The Court noted that neighbours provided vague accounts of money demands for house construction by the deceased's husband, lacking specific details. One neighbour was declared hostile, denying earlier statements. The doctor highlighted challenges in differentiating accidental burns from those caused by inflammable substances.

Furthermore, the Court observed that during Section 313 CrPC questioning, the first accused denied subjecting his wife to cruelty or harassment, asserting no money demands. He explained his wife's attire for a wedding, narrating that while he was ironing, she went to the kitchen to boil milk. Upon hearing her cries, he rushed to the kitchen, sustaining burn injuries while trying to save her.

The Court also considered the testimony of the accused's brother, present during the incident for a nearby marriage. While conversing, Beena went to the kitchen, and her cries were heard. In the kitchen, they found her sari on fire. Beena told him her sari caught fire from the hearth, but in cross-examination, uncertainty arose about whether it was the stove or the hearth.

The Court observed that the prosecution failed to provide a satisfactory explanation for not presenting the treatment records of the victim and not calling the doctor who attended to her in the hospital. Despite the victim being fully conscious during the three days of treatment at the Medical College Hospital, the standard procedure of ascertaining the cause of injury from the patient's statement to the doctors was not followed.

The Bench noted that the last alleged incident of cruelty took place before the accused's housewarming ceremony. To prove the offence under Section 498A IPC, the Bench emphasised that the prosecution must establish the consequences of cruelty leading to a woman's suicide or causing significant harm.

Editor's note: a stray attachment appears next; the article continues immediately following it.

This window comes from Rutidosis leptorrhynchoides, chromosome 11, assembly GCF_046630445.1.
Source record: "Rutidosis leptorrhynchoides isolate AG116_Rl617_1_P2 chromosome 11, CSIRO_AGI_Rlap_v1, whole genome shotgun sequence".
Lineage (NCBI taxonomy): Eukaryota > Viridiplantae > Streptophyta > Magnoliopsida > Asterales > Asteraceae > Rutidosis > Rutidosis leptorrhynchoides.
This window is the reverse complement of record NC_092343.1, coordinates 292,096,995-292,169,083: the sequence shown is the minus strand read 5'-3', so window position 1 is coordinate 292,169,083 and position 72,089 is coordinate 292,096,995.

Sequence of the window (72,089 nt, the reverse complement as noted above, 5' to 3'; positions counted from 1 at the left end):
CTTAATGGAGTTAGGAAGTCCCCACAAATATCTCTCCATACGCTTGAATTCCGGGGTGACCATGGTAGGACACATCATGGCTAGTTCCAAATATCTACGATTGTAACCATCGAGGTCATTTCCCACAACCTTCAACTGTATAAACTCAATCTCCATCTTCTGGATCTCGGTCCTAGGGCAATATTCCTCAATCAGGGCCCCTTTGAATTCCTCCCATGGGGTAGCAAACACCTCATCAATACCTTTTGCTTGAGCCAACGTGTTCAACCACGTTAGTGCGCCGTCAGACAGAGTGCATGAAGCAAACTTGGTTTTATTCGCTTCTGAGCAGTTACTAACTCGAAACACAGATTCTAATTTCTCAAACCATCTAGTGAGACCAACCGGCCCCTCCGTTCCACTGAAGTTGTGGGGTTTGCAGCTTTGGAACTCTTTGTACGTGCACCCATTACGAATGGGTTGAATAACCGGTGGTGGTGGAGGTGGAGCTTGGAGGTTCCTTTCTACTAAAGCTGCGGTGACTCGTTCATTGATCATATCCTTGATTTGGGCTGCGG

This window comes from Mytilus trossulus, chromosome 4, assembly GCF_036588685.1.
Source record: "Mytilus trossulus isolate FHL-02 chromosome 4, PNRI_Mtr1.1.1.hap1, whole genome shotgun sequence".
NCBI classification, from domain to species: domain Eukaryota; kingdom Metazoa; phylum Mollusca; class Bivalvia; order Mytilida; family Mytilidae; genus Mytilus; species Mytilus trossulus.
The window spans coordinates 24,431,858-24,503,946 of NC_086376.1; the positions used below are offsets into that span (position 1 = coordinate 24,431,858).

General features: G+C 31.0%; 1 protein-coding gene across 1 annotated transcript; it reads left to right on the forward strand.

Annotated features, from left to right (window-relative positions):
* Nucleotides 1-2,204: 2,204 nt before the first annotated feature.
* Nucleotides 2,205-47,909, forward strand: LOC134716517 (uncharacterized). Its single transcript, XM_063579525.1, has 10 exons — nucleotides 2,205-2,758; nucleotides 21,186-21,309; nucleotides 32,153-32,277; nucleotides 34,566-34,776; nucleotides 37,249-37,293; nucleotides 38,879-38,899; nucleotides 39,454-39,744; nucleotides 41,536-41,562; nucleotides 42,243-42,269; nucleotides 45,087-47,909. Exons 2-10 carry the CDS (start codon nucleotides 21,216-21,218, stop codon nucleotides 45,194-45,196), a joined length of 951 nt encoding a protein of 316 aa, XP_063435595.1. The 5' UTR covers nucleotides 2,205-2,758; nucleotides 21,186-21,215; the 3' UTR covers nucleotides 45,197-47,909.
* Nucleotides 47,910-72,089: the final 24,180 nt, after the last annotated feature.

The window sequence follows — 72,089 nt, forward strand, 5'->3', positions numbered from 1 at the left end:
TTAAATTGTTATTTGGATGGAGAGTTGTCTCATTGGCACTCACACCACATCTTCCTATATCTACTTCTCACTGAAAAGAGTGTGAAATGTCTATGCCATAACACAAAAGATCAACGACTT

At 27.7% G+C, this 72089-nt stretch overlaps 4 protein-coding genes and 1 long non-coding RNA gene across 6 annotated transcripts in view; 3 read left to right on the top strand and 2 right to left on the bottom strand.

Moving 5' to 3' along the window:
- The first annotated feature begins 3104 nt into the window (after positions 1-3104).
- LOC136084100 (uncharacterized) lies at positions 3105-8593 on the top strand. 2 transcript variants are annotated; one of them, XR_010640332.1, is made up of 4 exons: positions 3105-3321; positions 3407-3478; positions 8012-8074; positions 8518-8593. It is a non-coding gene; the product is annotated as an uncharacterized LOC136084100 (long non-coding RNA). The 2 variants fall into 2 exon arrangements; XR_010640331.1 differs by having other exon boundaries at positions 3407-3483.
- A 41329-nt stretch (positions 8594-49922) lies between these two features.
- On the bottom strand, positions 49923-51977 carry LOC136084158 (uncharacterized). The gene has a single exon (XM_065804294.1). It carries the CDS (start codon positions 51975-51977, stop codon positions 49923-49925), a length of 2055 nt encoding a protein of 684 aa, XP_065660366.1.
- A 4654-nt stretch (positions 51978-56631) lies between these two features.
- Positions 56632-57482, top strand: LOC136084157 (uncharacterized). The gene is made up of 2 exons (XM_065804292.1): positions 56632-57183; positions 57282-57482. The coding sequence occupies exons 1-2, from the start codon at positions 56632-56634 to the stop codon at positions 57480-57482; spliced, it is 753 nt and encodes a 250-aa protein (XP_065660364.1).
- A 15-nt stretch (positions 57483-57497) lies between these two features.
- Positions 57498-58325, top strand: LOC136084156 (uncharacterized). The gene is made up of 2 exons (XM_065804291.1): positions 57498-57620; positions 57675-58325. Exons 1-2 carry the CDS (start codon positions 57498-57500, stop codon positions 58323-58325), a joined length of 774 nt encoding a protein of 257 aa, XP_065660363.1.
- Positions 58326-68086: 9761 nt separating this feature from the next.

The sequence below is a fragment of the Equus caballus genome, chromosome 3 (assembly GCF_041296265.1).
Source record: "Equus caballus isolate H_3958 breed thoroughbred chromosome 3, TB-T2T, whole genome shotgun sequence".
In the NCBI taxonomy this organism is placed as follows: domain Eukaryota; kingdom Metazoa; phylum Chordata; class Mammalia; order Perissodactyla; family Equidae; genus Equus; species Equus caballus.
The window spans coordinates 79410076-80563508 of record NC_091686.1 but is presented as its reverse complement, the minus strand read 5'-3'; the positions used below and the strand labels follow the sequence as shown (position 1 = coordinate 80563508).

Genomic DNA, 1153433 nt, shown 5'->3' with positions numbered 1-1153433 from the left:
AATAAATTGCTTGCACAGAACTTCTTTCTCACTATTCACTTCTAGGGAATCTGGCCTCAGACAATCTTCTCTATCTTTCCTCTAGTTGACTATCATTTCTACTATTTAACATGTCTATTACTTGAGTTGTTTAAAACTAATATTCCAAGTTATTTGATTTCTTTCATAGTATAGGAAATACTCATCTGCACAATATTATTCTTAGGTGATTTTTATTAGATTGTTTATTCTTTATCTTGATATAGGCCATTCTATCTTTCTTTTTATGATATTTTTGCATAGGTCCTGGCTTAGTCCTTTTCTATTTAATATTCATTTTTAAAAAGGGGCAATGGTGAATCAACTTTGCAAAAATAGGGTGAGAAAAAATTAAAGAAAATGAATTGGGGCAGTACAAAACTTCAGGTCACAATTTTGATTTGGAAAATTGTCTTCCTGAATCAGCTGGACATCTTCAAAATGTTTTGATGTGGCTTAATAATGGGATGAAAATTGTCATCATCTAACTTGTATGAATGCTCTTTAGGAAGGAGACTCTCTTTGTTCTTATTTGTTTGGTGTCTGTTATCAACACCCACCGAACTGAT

To establish the offence under Section 498A IPC, the Court emphasized that it must be proven that the harassment or cruelty towards the wife was intended to compel her to cause severe bodily harm to herself, commit suicide, or fulfil an illegal dowry demand.

The Court noted a lack of evidence indicating that the deceased reported ill-treatment or abuse by the accused before her death, casting doubt on the occurrence of any mistreatment. The presented evidence failed to establish cruelty or harassment leading to her inability to fulfill dowry demands. The prosecution's argument, suggesting the deceased feared violence if she couldn't provide money for house construction, was deemed insufficient to constitute cruelty under Section 498A IPC. The court, upon careful review, found the prosecution had suppressed crucial evidence about the deceased's hospital treatment.

Given the circumstances and the absence of satisfactory proof of cruelty and harassment, the Bench noted that the accused was entitled to the benefit of reasonable doubt, justifying interference with the impugned judgment.

Accordingly, the Court allowed the Appeal and set aside the conviction and sentence of the Trial Court.

Cause Title: Sreekumar State Of Kerala (2024:KER:181)